» Read more about: The Centre for Effective Altruism is seeking a Chief Operating Officer  »

Serial social entrepreneur, Michael Norton OBE, speaks in Oxford

The serial social entrepreneur, Michael Norton, recently spoke at 80,000 Hours: Oxford.

Michael started his career as a scientist, merchant banker and publisher before becoming a social activist. Since then, he has helped to found over 40 charities and social enterprises, including UnLtd, which has raised an endowment of over £100 million to support thousands of social enterprises. He spoke to us about his career and what he’s learned about making a difference.

What follows are some notes I made based on his presentation. All are paraphrased, and I can’t guarantee they accurately reflect Michael’s views.

Why and how to keep your options open

Keeping options open is important for everyone, it’s especially important if you want to make a difference, because the most effective career opportunities are likely to change in the future. Indeed, we think it’s usually more important to keep your options open to make an immediate impact.

Many people think that ‘keeping your options open’ means being non-committal and avoiding tough decisions. We disagree. The best to keep your options open is to commit to building flexible abilities and resources, such as transferable skills, money and a public platform.

For more, see our new page on the topic.

Mid-year review September 2014

This document is an update on the priorities we set in our May 2014 team plan, as part of our annual 2013 review, for the period June 2014 – September 2014.

Summary

  • We’ve made good progress on the priorities we set in our review. In general, we’ve exceeded our goals and are on-track to make the rest by the end of the year.

  • Some of our key achievements include: (i) published our expanded research pages, including 30,000 words of new static pages, (ii) completed our fundraising targets, and (iii) hired Peter Hartree as our part-time web developer, allowing us to exceed our targets on web development.

  • The main problem we face is that we’ve failed to hire someone to lead on research, which has contributed to a shortage of staff capacity in this area.

  • Over the rest of the year, we intend to focus on improving our online content and the research behind it, by (i) doing another round of work on the key web pages (ii) doing a round of coaching (iii) publishing a round of articles from our research backlog.

  • After February 2015, we’ll do our annual review, a hiring round, and our next round of fundraising.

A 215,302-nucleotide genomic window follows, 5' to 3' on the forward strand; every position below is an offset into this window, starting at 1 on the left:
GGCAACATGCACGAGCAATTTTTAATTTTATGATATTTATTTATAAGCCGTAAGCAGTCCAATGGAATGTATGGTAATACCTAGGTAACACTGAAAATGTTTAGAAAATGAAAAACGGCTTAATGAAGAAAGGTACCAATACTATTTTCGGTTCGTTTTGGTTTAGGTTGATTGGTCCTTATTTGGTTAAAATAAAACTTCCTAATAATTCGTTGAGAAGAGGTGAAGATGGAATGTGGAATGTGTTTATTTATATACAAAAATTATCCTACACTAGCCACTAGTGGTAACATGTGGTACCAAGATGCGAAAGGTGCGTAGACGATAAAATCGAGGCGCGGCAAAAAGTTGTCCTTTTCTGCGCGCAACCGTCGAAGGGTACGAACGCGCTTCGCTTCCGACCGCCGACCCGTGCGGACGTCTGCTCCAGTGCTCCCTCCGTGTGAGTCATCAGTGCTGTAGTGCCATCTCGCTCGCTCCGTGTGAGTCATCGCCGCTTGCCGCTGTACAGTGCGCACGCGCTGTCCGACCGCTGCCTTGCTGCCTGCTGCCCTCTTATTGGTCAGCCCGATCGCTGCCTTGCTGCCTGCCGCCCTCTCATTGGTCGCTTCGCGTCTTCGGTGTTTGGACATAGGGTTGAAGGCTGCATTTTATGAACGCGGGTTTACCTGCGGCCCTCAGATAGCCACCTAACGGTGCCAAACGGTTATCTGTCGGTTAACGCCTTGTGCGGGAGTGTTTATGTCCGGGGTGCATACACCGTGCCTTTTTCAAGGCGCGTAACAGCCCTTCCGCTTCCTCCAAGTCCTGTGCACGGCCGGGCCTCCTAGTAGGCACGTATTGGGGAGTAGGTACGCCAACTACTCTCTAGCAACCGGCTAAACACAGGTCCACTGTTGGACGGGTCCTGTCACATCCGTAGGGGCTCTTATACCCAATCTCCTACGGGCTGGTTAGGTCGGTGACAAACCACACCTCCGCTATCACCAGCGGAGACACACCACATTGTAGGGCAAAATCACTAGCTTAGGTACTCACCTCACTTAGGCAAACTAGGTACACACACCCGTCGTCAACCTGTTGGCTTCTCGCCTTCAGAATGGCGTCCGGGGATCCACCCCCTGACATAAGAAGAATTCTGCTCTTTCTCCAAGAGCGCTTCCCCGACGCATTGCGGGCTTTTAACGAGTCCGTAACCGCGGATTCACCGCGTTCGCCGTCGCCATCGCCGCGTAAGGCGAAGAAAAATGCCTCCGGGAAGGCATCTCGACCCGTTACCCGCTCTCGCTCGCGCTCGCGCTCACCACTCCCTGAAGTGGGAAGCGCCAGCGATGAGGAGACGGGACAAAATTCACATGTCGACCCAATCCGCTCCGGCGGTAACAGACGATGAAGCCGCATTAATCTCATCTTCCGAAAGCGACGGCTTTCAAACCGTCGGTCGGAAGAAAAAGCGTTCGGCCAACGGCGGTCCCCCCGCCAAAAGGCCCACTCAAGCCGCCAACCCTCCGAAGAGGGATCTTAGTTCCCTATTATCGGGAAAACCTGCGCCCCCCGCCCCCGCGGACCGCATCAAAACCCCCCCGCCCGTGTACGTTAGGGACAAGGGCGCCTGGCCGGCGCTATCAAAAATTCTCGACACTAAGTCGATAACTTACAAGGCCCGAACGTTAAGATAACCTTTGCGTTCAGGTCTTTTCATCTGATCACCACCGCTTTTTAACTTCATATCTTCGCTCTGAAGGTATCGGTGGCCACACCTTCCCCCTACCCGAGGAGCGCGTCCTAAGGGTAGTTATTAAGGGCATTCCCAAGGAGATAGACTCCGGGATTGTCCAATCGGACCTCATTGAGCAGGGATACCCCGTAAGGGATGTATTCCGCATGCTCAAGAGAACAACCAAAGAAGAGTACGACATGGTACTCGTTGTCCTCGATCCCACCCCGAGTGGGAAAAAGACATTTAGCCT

In the rest of this document, we review in more depth (i) our big picture strategy and priorities (ii) how we’ve performed relative to the priorities we set in our last team plan (iii) the challenges we’re facing and (iv) our priorities for the next six months.

Should you wait to make a difference?

The issue

One big picture consideration in career choice is the question of how important it is to make a difference now versus later. Here’s the issue: suppose you could either work at a charity next year or go to graduate school. If you work at the charity, you’ll be making a difference right away, speeding up progress. If you go to graduate school, you’ll be investing in yourself and able to have a larger impact later. Which is better?

If you think it’s better to make a difference as soon as possible, the more you’ll value your immediate opportunities for impact. In our framework, you’ll put more emphasis on path impact potential. If you think it’s better to invest and give later, the more you’ll value activities that build your skills, connections and credentials (career capital), and the more you’ll value learning about the world so you can make better decisions in the future (exploration value).

There’s a similar issue with charitable giving. If you have some money, you can either give today, or you can invest your money, which will grow over time, and give a larger amount later. Under what circumstances should you invest rather than give now?

Summary

Overall, we favour investing in your human capital and wealth early, so that you make a greater difference later in your career. Why?

  1. You’ll be able to find better opportunities to make a difference in the future, because you’ll get wiser and be able to use better research in which causes and careers are most effective.
  2. Early-to-mid career, most people can make investments that significantly increase their career capital, such as learning new skills, doing a graduate degree and building a professional network. The returns from these investments more than justify the cost of waiting.